David McCallum obituary: Scottish actor who came to fame in The Man from UNCLE and broke fan mail records

Initially given a supporting role in the hit detective series, he got equal billing after it rapidly became clear that he had a huge fanbase

Born September 19th, 1933

Died September 25th, 2023

In the 1960s, there was one actor who could justifiably claim that ladies prefer blonds. As the secret agent Illya Kuryakin in the TV series The Man from UNCLE, David McCallum, who has died aged 90, received more fan mail from young women than any other actor in MGM’s history.

With his Beatles-style haircut, his liking for black turtleneck sweaters (which created a fad among viewers nationwide), and an aloof and enigmatic air, through which he sneaked a fair amount of charm and self-amusement, McCallum made Kuryakin into a sex symbol of the period. He provided a trendy contrast to Robert Vaughn’s Napoleon Solo, his fellow spy, who went in for expensive suits and ties.


Although Solo and Kuryakin worked perfectly in tandem, their personalities were at variance, the former being urbane, easy-going and sociable, the latter more reserved, intellectual and intense.

McCallum, who played Illya with the slightest Russian accent and an occasional Scottish lilt, was also known recently for his long-running role from 2003 in the popular CBS crime series NCIS.

He was born in Glasgow. His parents were classical musicians; his mother, Dorothy Dorman, a cellist, his father, David McCallum, a violinist and leader of the London Philharmonic Orchestra. McCallum Jr won a scholarship to University College school in Hampstead, north London, before being accepted at Rada, where he studied from 1949 to 1951, having given up his ambition, and his parents’ wish, to play the oboe professionally.

In 1951, McCallum managed to satisfy his love for both music and the theatre by landing the position of assistant stage manager at Glyndebourne opera. However, he was called up to do his national service in west Africa. Demobbed as a lieutenant, the 19-year-old McCallum headed for the theatre.

In 1956, he halfheartedly posted off some photographs of himself to the Rank Organisation, which was scouting for young talent. The photos were seen by Clive Donner, who was casting his first feature, The Secret Place (1957), and he invited McCallum to do a reading.

Obviously under the influence of James Dean, the leather-jacketed McCallum, playing a young punk involved in a heist, does his best to express teenage angst. In Cy Endfield’s gritty thriller Hell Drivers (1957), McCallum plays Stanley Baker’s brother. In the cast, as a waitress, was 20-year-old Jill Ireland. McCallum and Ireland were to marry a few months before the film’s release. Soon after, they played young lovers in Robbery Under Arms (1957) and were often pictured together in fan magazines.

It was back to British realism with Basil Dearden’s Violent Playground (1958), in which McCallum plays a juvenile delinquent gang-leader. There followed several more conventional supporting roles, first on the Titanic in A Night to Remember (1958); in The Long and the Short and the Tall (1961), and in John Huston’s Freud (1962) as one of the first of the psychoanalyst’s patients.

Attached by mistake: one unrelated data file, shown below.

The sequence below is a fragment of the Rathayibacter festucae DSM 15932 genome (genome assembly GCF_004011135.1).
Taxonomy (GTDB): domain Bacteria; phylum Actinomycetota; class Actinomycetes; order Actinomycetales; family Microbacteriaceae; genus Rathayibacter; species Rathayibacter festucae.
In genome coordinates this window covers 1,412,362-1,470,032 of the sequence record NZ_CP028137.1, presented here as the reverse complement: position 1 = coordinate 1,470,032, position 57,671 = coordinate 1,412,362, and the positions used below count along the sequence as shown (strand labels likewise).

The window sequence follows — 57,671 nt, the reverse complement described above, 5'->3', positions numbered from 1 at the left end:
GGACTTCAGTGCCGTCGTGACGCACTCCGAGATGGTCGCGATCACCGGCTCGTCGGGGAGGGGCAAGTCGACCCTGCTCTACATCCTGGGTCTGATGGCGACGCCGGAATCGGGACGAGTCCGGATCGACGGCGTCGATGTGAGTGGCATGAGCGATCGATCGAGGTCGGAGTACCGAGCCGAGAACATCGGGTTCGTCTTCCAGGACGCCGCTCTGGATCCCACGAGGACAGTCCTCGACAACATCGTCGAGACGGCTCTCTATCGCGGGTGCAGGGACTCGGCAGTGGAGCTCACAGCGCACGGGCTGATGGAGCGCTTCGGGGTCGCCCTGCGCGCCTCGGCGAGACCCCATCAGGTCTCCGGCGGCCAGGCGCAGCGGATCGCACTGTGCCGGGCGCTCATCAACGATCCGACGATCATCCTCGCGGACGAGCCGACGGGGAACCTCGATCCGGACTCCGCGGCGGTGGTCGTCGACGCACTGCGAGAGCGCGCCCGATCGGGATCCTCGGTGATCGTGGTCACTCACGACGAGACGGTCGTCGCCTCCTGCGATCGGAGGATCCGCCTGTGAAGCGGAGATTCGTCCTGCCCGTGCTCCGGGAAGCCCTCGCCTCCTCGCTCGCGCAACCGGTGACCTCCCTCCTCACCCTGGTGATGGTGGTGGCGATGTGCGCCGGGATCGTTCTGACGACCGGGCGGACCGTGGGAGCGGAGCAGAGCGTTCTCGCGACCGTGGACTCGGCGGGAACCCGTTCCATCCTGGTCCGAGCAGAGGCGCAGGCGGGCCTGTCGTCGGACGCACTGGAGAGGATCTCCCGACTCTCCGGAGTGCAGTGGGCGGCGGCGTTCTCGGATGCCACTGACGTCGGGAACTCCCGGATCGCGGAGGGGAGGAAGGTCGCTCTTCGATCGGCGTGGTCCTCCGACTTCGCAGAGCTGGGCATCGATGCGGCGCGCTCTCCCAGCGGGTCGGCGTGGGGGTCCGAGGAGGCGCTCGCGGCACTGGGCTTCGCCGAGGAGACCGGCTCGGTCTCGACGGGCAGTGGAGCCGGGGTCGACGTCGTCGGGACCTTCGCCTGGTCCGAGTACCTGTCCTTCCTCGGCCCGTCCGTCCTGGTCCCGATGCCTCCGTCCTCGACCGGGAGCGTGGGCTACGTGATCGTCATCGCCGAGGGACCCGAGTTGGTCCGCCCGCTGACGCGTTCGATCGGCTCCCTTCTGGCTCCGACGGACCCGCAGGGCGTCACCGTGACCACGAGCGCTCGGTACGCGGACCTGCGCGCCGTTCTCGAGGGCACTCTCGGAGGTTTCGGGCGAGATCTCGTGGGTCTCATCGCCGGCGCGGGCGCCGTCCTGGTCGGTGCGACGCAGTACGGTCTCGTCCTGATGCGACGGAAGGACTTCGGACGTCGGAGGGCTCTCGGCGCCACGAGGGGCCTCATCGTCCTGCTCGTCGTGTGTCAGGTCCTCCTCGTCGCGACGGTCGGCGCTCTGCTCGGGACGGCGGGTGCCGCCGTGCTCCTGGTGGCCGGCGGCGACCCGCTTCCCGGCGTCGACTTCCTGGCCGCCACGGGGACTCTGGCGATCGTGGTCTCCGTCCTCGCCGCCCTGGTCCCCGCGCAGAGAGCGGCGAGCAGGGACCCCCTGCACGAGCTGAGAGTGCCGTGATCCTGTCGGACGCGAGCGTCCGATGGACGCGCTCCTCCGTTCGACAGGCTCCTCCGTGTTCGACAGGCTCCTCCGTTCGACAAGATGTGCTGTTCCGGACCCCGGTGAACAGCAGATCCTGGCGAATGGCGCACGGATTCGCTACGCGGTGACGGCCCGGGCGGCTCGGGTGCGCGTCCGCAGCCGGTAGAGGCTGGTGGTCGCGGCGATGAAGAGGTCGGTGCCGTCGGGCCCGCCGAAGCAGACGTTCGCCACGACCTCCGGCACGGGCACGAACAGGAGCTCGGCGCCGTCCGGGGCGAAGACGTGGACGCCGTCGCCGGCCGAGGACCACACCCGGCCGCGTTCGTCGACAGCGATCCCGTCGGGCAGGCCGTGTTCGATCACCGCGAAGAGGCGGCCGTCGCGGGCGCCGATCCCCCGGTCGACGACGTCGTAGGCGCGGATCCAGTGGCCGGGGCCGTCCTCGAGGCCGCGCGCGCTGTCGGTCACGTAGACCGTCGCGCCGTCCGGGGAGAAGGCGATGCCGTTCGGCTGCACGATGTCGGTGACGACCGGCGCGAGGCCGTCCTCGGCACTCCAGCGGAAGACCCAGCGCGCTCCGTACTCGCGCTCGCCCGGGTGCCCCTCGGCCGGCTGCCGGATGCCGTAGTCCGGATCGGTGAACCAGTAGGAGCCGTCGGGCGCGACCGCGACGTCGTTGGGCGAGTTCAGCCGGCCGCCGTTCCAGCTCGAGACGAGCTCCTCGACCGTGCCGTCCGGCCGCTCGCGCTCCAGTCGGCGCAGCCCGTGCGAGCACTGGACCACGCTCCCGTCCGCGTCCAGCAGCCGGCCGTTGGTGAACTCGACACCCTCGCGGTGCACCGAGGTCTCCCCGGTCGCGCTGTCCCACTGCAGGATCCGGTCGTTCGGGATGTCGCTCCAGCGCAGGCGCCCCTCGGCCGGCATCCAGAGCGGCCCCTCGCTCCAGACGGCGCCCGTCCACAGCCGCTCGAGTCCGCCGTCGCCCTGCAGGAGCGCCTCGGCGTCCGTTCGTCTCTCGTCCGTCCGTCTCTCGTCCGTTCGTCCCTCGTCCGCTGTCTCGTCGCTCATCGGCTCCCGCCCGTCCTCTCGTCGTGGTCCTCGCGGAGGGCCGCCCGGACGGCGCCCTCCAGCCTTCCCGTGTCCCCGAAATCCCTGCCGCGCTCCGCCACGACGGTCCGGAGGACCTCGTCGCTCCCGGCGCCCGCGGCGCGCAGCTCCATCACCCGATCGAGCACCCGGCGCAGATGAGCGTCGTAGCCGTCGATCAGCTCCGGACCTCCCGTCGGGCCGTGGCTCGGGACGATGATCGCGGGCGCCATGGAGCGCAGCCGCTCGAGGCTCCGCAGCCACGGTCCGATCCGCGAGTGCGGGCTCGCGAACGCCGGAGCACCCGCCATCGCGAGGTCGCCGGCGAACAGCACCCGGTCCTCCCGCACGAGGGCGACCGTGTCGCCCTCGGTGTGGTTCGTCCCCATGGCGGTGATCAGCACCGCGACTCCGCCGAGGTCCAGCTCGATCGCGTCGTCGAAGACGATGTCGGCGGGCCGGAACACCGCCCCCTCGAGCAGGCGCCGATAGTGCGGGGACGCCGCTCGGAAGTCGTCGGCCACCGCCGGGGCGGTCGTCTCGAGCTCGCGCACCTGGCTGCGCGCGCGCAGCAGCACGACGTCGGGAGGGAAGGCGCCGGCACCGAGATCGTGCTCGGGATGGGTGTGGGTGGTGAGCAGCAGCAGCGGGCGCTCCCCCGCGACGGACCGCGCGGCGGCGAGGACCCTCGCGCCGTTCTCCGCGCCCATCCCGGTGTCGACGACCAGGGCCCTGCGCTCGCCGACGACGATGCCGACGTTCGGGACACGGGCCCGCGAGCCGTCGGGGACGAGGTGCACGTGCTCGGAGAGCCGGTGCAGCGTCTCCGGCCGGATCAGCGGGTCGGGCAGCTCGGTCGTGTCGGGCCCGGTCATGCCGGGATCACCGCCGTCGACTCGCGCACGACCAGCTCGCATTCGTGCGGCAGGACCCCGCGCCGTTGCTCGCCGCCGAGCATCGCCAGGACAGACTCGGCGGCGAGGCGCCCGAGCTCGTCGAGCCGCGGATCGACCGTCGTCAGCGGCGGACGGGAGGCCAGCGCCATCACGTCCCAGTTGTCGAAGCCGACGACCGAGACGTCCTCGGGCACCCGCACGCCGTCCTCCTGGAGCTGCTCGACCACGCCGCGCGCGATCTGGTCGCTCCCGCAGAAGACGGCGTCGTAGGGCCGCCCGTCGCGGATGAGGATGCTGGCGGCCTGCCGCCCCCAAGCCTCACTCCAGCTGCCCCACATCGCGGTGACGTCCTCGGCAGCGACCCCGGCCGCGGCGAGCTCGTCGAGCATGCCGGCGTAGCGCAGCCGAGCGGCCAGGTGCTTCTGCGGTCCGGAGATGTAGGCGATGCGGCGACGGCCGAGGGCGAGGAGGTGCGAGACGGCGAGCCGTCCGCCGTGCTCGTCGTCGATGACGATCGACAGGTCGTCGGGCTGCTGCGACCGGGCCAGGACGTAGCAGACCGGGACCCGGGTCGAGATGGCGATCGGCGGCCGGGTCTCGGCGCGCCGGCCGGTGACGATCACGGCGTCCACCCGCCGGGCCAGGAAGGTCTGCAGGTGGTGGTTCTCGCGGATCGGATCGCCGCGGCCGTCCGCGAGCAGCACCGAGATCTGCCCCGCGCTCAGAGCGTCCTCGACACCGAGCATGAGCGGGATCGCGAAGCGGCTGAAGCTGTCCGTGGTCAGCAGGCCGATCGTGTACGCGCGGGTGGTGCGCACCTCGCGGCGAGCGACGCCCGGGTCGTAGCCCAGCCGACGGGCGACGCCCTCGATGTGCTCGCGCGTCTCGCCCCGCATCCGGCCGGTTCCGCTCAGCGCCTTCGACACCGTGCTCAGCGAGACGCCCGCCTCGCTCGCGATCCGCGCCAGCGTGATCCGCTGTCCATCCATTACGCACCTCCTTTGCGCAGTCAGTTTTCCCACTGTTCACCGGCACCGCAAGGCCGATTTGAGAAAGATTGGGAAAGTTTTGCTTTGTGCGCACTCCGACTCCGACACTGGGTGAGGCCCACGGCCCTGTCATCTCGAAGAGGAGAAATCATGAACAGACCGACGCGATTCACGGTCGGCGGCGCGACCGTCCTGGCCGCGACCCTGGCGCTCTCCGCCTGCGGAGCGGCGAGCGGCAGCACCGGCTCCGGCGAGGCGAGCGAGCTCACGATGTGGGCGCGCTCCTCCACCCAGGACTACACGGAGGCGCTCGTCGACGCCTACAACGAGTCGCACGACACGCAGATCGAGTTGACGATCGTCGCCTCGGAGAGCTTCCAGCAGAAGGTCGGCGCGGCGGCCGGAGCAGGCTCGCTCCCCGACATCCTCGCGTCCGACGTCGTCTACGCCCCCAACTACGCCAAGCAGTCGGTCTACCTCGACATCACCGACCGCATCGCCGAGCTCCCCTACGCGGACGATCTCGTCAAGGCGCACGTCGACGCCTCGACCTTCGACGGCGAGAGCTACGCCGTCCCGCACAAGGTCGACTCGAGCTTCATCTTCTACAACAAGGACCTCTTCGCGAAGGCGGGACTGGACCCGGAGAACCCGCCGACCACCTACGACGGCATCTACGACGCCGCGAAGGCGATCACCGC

After appearing as a sympathetic officer in Peter Ustinov’s Billy Budd (1962), McCallum went to Germany to make John Sturges’s The Great Escape (1963), the most expensive PoW picture of them all. Among a starry cast, headed by Steve McQueen, James Garner and Charles Bronson, McCallum held his own among the Brits. But more significant for him was the fact that Ireland, who was with him during the shoot, fell for Bronson. Ireland and McCallum divorced; he later married Katherine Carpenter, while Ireland married Bronson.

McCallum, who was already making his principal career on television, was given the secondary role of Kuryakin in The Man from UNCLE, but was soon granted equal billing with Vaughn after it rapidly became clear that he had a huge fan base.

After The Man from UNCLE finished in 1968, McCallum continued to make guest appearances on TV until his second long-running series, the BBC’s Colditz (1972-1974).

Subsequently, McCallum appeared and disappeared as a scientist in The Invisible Man (1975-76), a US TV production, and co-starred with Joanna Lumley in ATV’s spooky sci-fi series Sapphire and Steel (1979-1982).

McCallum was seldom off television screens over the next three decades, making the occasional sortie into films. He also did some theatre in New York, where he and his wife had settled.

In 2003, his looks belying his age, McCallum began playing Dr Donald “Ducky” Mallard, chief medical examiner, in the TV series NCIS. He stayed with the show for the rest of his life, appearing in all 20 series until this year. In one episode, a character asks another what Ducky looked like when he was younger. “Illya Kuryakin” comes the reply.

McCallum is survived by Katherine, their son, Peter, and daughter, Sophie, and by his sons Val and Paul from his first marriage; Jason, his third son with Ireland, died in 1989. – Guardian